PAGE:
Earlier this year we decided to revamp our company blog. We’ve been working hard to deliver fresh content and fresh perspectives every week. You may have also seen our new Slide Share presentations on lead time and seasonality and our new whiteboard animation on Lead Time Forecasting. (If you haven’t seen them, click the links and take a look.) We are really excited about all this new content and it turns out, so is everyone else! In case you missed them, take a look at our most read, most shared, and most talked about blogs from 2015. We’ve covered everything from lead time forecasting and lost sales to omni-channel retailing. In 2016 you can expect to see even more new and insightful demand forecasting, supply chain, and retail content from us, including a few surprises I can’t talk about yet. Stay tuned!
I grew up writing letters to Santa at Christmas time, asking for all a child’s heart desires. Bicycles, ponies, footballs, puppies, and more. I know a lot of you did the same. But do you ever take the time to write out your wish list for your business? If you were to sit down and write out a inventory management list, what would be on it? From talking to our customers, we’ve found a few running themes both on the retail and manufacturing sides. Here’s our typical new customer’s wish list:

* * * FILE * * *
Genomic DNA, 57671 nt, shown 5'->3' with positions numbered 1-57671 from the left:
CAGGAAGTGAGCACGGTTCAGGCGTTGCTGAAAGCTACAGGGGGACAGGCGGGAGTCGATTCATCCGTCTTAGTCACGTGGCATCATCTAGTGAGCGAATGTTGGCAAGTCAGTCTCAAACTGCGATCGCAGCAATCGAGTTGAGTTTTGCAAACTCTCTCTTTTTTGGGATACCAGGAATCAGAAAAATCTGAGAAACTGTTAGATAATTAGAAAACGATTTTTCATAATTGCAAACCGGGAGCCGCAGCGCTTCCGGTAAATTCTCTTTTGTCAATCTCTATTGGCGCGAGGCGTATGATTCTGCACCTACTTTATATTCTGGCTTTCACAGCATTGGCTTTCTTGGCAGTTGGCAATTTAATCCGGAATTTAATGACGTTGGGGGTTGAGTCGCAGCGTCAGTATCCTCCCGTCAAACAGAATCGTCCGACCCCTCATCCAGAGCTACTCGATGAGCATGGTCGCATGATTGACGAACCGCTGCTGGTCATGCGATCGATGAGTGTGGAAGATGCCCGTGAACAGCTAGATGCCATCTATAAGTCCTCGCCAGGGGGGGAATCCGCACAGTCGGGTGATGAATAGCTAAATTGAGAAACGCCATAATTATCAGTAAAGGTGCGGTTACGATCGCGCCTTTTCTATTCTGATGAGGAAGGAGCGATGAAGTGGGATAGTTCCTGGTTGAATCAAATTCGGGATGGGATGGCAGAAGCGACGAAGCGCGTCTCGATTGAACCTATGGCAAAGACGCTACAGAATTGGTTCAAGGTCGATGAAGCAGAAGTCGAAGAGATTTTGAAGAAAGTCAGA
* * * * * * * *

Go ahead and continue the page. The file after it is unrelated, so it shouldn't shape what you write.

Collaborating with vendors is something every retailer does every day.You set up promotional plans, create POP materials, make co-op marketing agreements, devise better training programs and a thousand other things that set both vendor and retailer up for success. Cultivating relationships are key to making things go more smoothly. But most retailers have difficulty supplying vendors with one piece of communication, and it can become a big pain point.
December is a time when many retailers are trying to manage orders to meet end of year inventory goals. How do you decide which items to buy and which items to cut? If you are trying to maintain the same instock level on every item, you are going to end up buying too much of some items and reducing orders on best sellers in order to pay for it. You can avoid this pitfall by managing service levels rather than focusing on instocks.